The hidden paradise

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By Raven Romero

As three movies were filming in town last month I came to realize that the world has discovered our secret, and how great Las Vegas really is.

When I drive down Seventh and Eighth streets, I see rows of Victorian homes. On the west side of town there are hundreds of traditional southwestern homes, which show off the architecture of the original Las Vegas. I am told that the same houses in another part of the country would cost five to 10 times as much and that the Victorians would be priced at least $1 million.

From the Google Earth website, you can look at the United States from a satellite, to see that Las Vegas is protected by natural barriers, like the Rockies to the west, and plus, we are in a location which seems to be just right. Not too far to the freezing north and not too far to the boiling south. From the satellite, Las Vegas appears as a tiny river running through our forest of pines, cottonwoods, and shade trees. There is something religious about the stature of a tree and its forest. The original travelers appreciated our look and named us after the great meadows that surrounded the area.

Las Vegas is like a big family and we seem to be much alike in attitudes and philosophy of life. We don’t have a separation of the races they have in Los Angeles. We don’t have a place where the rich live and a different place for the poor like the heights of Albuquerque vs. the valley.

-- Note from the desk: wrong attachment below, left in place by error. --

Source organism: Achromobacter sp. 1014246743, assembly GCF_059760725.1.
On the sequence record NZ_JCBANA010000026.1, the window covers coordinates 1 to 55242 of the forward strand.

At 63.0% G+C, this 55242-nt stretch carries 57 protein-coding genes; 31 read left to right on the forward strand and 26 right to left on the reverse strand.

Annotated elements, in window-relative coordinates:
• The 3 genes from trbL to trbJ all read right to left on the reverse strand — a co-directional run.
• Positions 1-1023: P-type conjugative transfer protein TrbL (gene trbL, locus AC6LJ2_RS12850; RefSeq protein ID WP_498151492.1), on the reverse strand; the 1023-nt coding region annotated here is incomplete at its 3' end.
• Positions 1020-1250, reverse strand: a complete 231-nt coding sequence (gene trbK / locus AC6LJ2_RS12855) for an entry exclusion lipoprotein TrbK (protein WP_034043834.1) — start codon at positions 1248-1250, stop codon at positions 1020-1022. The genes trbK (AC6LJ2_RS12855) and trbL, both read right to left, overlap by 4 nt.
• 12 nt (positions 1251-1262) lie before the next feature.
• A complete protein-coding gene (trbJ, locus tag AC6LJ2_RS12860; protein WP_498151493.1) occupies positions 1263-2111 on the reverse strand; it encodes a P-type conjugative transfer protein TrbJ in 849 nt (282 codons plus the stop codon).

I was in Raton and Clayton recently and was thinking about how the young people have to travel long distances just to get to a college. We have Highlands, Luna, and the World College and their facilities and resources. We can stay with our families and get an advanced degree, if we want.

I like the idea that there are not many people here. Our small community gives a person the chance to be a big fish in a little town. Even though our skill levels may not be great, we can be stars on our YABL team or recognized for our achievement regardless of their national importance. With our families cheering us on, we all feel better about ourselves.

In Albuquerque and even Santa Fe, one has to travel at least 20 minutes before they get to where they are going. Here, I can be anywhere in 5 minutes. Everything we need seems to be located here in town.

Maybe because I have traveled a bit, I have started to see how I take a lot of things for granted. But unless I had never left home, I wouldn’t know how lucky I am to live in paradise and to have the simple but important things such as blue skies, red chile, and family.

Raven Romero , a Robertson High School senior, is an intern with the Las Vegas Optic. She can be reached at ravenromero@gmail.com